Saturday, October 14, 2006

Ambedkar anniversary in India - reports from Vishvapani

October 14th saw the 50th anniversary of Dr. Ambedkar's conversion to Buddhism. Vishvapani was in India and has sent these two reports - a fascinating insight into how the media can make a story - but also, into how too much focus on the media by the organisers can undercut the very event they are trying to promote. The conversion movement in India is clearly gathering steam, but it will follow its own course in its own time. The picture shows some of the crowds at the Diksa-Bhumi in Nagpur.

Vishvapani, October 14th. "Search Google News for 'Ambedkar' and you'll be surprised - suddenly, the conversions in India are a world-wide story. You never know exactly how these things get picked up by the media, but the coverage sems to have started in the UK, and then spread to India and worldwide as people picked up the story. I like to think that the efforts of my UK friends and I may have helped this along.

The first major coverage came in The Guardian - I spoke to their International Newsdesk a few days previously and they forwarded the story to their Delhi correspondent. He was here in Hyderabad on the evening of 13th and filed his copy in advance. The BBC World Service people I have been working with are also in Hyderabad making a documentary, and in the afternoon Dan Isaacs, the reporter working on the documentary, started to get calls following their morning editorial meeting: having read the Guardian piece, they decided to carry it themselves. He was filing reports all day and my friend and companion here, Manidhamma (a dalit Buddhist from Nagpur, currently living in the UK) was interviewed for the news programe Newshour - which has an audience in the tens of milions.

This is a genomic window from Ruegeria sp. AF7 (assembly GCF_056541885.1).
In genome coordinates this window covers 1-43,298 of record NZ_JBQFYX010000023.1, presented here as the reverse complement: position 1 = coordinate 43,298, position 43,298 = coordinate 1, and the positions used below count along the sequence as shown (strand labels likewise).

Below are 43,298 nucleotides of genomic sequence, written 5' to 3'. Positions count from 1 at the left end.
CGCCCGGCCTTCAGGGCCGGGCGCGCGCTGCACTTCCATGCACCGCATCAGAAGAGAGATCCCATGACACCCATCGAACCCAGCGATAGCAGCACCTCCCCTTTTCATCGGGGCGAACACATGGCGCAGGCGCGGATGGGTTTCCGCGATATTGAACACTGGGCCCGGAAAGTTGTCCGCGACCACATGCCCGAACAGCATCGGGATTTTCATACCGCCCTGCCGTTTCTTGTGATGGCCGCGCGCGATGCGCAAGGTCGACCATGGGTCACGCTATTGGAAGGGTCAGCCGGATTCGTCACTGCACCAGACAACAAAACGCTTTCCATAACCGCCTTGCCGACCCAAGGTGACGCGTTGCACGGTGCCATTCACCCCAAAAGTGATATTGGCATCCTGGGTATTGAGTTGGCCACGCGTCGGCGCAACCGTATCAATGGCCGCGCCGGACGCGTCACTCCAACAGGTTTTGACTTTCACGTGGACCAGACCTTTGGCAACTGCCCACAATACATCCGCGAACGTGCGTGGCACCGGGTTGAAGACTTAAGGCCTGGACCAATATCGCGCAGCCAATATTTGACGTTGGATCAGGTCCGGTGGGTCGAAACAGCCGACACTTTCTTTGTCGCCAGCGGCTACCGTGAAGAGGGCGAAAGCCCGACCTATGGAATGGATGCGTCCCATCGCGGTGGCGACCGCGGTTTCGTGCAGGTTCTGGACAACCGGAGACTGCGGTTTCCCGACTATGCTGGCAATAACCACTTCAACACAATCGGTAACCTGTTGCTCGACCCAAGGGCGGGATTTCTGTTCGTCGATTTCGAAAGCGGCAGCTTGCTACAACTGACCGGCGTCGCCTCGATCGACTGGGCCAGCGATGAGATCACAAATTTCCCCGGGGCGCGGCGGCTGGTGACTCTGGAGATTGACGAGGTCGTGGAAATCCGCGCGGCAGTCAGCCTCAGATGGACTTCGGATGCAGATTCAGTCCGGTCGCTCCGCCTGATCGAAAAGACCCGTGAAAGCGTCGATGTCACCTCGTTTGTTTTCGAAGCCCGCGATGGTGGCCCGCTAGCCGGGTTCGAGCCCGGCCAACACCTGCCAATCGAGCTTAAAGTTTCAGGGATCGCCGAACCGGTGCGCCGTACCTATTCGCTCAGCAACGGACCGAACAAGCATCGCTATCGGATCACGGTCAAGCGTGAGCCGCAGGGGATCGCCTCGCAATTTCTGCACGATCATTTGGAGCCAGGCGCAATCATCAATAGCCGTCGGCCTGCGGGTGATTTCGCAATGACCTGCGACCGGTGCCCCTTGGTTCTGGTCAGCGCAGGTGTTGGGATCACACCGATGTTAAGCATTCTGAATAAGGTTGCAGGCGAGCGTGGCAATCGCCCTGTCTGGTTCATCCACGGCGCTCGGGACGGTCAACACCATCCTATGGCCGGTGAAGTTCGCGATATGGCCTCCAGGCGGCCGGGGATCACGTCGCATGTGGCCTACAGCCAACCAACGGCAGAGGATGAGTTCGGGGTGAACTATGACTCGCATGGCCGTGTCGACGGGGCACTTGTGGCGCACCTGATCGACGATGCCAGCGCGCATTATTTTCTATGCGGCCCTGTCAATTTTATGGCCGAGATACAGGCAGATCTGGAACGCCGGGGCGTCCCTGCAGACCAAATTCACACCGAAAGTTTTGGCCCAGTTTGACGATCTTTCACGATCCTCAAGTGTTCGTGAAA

The report also appeared on the website and even now it is ranking as the fourth most read story. Along with guardian unlimited this is one of the most read English language news channels. Then it apeared on Reuters, and a flood of international coverage has followed. There's not much US coverage yet that I can see: that may change.

Yet he also reports from Hyderabad, where vast crowds were expected on 14th -

"The much-hyped Hyderabad conversions have proved a damp squib. The ceremony I attended today where the organisers had claimed 100,000 would convert attracted perhaps one percent of that number. The day started badly when the stage supporting the assembled VIPs (including me!) collapsed beneath us - none hurt.

As it became clear that the numbers would be low and that the event would start several hours late patience started to fray, and the Taiwanese nuns and monks who had flown over with the Ven Hsing Yun were murmuring about the organisation and being there on false pretences. Hsing Yun is a major figure in Taiwan and TV crews followed his every step - but the event hardly lived up to his stature.

The simple, moving diksha ceremony went off smoothly, and a series of speeches started. Just as I came to the microphone to make my own the organisers announced that their time was up, and the police had told them they needed to reopen the road.

It is so hard to tell the reality of what is happening here from the rhetoric and the posturing. Various theories are circulating about the small size of the success, but a key issue seems to be that the organisers focused on getting high-profile guests to attend rather than mobilising ordinary people from the villages.



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